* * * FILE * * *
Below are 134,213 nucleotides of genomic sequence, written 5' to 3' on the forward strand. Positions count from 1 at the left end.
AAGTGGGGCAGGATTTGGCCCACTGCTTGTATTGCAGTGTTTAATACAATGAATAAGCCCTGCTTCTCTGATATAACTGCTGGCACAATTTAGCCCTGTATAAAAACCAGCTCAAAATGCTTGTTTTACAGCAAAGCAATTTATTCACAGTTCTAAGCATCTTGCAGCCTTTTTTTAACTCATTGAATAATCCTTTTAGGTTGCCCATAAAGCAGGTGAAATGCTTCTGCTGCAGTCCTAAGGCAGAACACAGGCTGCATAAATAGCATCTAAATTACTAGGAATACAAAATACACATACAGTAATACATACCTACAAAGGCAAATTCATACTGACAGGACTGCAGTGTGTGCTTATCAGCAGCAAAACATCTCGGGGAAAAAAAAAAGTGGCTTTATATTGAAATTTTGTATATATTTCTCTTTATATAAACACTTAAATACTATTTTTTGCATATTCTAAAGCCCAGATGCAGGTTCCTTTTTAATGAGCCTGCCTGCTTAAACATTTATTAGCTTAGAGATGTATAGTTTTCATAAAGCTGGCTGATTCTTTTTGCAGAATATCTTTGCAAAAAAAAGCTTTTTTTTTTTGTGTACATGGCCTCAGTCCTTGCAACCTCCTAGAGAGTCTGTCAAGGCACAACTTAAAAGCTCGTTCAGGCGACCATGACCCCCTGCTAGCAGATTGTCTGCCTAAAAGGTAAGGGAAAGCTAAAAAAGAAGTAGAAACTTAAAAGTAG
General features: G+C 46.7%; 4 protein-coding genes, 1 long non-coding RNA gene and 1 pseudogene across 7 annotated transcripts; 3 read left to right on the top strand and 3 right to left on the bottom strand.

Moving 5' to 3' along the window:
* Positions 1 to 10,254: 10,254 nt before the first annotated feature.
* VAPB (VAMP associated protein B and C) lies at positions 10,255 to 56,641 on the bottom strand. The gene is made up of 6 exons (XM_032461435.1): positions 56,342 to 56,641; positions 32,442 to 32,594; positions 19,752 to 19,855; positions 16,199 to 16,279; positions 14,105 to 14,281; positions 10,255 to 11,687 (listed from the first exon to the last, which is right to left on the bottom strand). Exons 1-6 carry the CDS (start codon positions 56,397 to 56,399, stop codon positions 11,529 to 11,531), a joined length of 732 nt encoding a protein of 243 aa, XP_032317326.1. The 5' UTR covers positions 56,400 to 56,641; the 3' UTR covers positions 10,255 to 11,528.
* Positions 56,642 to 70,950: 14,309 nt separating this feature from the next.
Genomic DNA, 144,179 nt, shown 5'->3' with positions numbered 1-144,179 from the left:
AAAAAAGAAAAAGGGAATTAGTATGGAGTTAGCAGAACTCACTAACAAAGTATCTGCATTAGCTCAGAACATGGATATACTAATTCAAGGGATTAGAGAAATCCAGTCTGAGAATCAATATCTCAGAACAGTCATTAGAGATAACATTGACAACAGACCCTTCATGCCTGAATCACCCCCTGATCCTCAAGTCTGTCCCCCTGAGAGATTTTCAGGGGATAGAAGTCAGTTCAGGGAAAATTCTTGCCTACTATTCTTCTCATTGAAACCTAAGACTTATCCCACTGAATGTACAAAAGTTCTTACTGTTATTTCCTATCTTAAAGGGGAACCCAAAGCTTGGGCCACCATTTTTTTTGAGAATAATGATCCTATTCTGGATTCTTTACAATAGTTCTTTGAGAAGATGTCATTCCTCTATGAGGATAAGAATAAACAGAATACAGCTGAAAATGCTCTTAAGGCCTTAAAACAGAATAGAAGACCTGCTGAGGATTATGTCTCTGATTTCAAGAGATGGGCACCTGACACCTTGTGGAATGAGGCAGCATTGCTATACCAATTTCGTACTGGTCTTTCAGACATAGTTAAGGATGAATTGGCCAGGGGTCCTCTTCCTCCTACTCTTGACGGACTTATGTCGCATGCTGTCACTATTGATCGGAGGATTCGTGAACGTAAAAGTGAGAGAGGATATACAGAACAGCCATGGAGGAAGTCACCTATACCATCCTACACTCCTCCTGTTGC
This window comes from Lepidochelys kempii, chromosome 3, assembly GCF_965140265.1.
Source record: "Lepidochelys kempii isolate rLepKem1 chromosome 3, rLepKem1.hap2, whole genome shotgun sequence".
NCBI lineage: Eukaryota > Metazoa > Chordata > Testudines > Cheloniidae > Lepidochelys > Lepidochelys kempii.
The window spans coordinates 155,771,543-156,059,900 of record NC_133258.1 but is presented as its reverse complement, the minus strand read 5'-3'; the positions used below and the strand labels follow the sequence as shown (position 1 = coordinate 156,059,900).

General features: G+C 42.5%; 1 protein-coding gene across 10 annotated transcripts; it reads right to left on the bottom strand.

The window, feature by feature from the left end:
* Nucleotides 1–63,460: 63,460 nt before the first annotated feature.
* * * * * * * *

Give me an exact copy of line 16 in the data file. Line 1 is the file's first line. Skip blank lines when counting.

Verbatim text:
* Nucleotides 1–63,460: 63,460 nt before the first annotated feature.